Joe Whitby

Much loved and respected by his patients, many of whom became his friends, it was a sad shock to learn of the death of Joseph Whitby on December 13th at the age of 59.

As a general practitioner he was outstanding. I write as a layman but also as a patient of Joe's for many years. He seemed to have a specialist's knowledge of many things outside the ordinary run of human ailments and I have never known him wrong. He had little or no bedside manner, rather the reverse, and if there was a comic side to one's troubles his sense of humour was quick to seize on it. He would tell you exactly what could or could not be done and one always knew just how matters stood. But underlying the some times rather dry manner and matter of fact voice there was a deep and compassionate understanding of the troubles of his fellow men and, more than that, a ready and effective way of helping them.

In recent years his work was all-absorbing and I do not think he touched a card for months on end, but in earlier times he was in the front rank of bridge players in this country and had a highly individual style. His manner at the table was deceptively quiet and his psychological approach to the game sometimes took a surprisingly practical turn.

Holding as South:
A K Q J 7 6
7 2
A
K 7 6 3
Whitby found himself on lead against a contract of Five Hearts by East. He led the Ace of diamonds arid saw this dummy:-
10 5
Q 10 9·6 3
J 7 2
A Q 8 7
North, who had supported spades, gave a low diamond so the next card that came out of Joe's hand was the 7 of spades. Partner won with the 9 and gave South his diamond ruff.

Joe explained afterwards with a perfectly straight face that he underled his hundred honours in spades because although the 10 was on the table it was further away from the declarer than the 5, and he thought there was a sporting chance that East would not reach for the higher card.

Dr. Whitby had a remarkably even voice, the perfect poker voice, and each bid or pass was made in exactly the same tone and with what sounded like a slightly surprised upward lift on the last word. No Bid. This was deceptive as you literally never could tell what sort of hand he had. In a team match of long ago Whitby, sitting South held:-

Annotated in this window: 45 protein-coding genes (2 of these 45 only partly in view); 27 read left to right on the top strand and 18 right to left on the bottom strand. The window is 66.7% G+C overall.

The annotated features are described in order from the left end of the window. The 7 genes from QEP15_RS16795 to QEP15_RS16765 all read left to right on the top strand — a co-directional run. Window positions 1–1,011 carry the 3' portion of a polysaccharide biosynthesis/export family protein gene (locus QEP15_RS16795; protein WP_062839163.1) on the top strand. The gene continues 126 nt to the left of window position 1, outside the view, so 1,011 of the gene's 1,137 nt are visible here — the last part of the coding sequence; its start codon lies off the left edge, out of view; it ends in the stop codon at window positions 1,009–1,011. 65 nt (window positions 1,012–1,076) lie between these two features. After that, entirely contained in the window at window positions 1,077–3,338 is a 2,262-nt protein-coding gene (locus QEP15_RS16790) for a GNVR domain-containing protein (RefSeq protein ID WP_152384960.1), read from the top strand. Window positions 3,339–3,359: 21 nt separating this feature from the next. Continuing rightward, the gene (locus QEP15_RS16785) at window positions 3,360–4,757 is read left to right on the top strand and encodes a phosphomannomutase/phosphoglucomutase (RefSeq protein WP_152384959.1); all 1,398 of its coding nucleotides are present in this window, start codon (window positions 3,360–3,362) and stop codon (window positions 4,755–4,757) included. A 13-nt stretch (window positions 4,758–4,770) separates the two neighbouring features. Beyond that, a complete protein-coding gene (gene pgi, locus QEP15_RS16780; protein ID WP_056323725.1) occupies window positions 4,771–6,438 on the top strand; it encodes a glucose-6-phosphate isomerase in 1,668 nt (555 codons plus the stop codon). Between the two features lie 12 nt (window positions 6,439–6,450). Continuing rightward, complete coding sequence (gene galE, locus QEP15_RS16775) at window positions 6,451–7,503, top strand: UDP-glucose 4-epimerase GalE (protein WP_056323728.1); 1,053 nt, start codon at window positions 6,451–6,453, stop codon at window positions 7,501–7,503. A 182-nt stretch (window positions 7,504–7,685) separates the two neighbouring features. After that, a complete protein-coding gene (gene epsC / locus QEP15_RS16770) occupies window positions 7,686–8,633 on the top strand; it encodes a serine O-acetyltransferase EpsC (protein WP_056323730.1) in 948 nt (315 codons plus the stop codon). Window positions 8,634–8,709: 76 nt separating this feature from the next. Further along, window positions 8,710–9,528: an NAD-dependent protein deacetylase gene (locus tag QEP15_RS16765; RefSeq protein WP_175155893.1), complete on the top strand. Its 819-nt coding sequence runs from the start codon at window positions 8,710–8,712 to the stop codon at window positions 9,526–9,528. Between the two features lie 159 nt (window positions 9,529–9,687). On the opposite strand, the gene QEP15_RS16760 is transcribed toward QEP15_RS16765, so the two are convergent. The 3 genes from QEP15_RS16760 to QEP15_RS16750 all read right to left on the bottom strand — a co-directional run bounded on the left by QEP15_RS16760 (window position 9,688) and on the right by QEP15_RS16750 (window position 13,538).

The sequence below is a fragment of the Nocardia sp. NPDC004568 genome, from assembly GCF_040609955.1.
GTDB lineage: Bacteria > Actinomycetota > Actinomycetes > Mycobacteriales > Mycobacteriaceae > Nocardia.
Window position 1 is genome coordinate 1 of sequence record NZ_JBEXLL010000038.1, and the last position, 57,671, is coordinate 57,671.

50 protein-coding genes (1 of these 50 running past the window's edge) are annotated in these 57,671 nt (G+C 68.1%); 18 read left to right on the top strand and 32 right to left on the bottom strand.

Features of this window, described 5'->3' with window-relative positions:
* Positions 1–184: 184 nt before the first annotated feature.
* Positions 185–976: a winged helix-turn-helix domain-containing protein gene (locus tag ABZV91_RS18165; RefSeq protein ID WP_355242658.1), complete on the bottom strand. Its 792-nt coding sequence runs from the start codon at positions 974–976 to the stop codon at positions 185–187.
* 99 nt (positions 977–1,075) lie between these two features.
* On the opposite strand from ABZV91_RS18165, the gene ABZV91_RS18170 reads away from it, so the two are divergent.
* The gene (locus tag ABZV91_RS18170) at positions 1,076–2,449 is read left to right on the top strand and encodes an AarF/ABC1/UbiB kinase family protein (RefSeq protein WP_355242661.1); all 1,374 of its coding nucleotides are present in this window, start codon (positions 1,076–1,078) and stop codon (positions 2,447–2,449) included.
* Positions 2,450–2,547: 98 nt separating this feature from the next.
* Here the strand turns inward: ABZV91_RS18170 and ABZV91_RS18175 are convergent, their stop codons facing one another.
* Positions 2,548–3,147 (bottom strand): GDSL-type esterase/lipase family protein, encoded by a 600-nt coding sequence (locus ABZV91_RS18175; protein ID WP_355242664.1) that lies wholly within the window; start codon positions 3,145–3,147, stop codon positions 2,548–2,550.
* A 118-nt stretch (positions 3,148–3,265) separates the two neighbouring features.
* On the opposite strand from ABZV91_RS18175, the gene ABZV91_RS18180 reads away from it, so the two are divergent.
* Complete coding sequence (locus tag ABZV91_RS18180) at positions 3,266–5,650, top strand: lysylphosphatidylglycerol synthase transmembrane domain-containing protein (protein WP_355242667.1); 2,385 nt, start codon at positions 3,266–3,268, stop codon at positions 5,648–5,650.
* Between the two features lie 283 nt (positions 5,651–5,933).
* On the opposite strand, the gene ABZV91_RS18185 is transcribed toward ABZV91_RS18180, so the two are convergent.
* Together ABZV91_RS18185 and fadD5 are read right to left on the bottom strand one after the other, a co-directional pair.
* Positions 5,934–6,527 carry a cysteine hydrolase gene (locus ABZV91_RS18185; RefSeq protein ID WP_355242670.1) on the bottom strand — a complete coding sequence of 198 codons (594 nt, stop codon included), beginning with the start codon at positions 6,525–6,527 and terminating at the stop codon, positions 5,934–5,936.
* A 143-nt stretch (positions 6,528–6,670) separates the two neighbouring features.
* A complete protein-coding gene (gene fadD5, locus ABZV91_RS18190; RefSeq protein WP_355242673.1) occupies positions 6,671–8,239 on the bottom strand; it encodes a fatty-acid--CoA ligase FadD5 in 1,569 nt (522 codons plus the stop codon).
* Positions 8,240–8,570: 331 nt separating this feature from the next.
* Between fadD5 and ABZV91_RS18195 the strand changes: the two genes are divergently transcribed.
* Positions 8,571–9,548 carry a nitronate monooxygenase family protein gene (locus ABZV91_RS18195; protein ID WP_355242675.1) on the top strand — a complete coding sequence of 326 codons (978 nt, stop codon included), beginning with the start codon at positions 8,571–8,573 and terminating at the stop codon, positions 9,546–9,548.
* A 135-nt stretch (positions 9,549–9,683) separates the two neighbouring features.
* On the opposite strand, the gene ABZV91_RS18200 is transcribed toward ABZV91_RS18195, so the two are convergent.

+ J 8 5
cv 9 4
0 10 9 4 2
• 10 6 52
East-West were vulnerable and East the dealer. After two passes West opened the bidding with Three Hearts. North doubled, which in those days meant "Bid something", so Whitby bid Three Spades. North bid Four Hearts and South Four Spades. Undeterred, North bid Four No·Trumps, South Five Spades, North Five No Trumps, and South, still in good voice, Six Spades. As Joe put it afterwards, all his bids were intended as "sign-offs". Anyway, nobody doubled though the contract went several down. Did East-West think that their opponents could make Six No Trumps or did that level voice and quiet manner have something to do with the result?

When Whitby came to see me or my family I would sometimes ask him if he bad been playing any bridge lately. The answer was usually "No", but he once told me with a chuckle that he didn't have to worry about keeping up his reputation as he was the unchallengeable National Individual Bridge Champion of the United Kingdom. An awed enquiry as to how this was so brought forth the explanation that he had won this tournament the last time it was held and that the event had since been dropped from the Bridge Calendar!

In an age where even medicine sometimes seems to be not altogether immune from the dangers of mass production and mechanisation, Joe Whitby stood for the highest principles of his profession. His knowledge was vast and his authority great. He will be sadly missed.

Frederic Lewis, in British Bridge World, March 1961

There was another celebrated instance of the inscrutability for which Joe Whitby was famous. Playing a hand in Seven Spades, he gravely ducked the opening lead, though holding the Ace of the suit in dummy. It was a perfect play to rectify the count and the only way to go not more than one down.

Terence Reese, in British Bridge World, March 1961

Camrose Trophy selections: 1937 1938 1939 and 1946

Tollemache Cup winner: 1936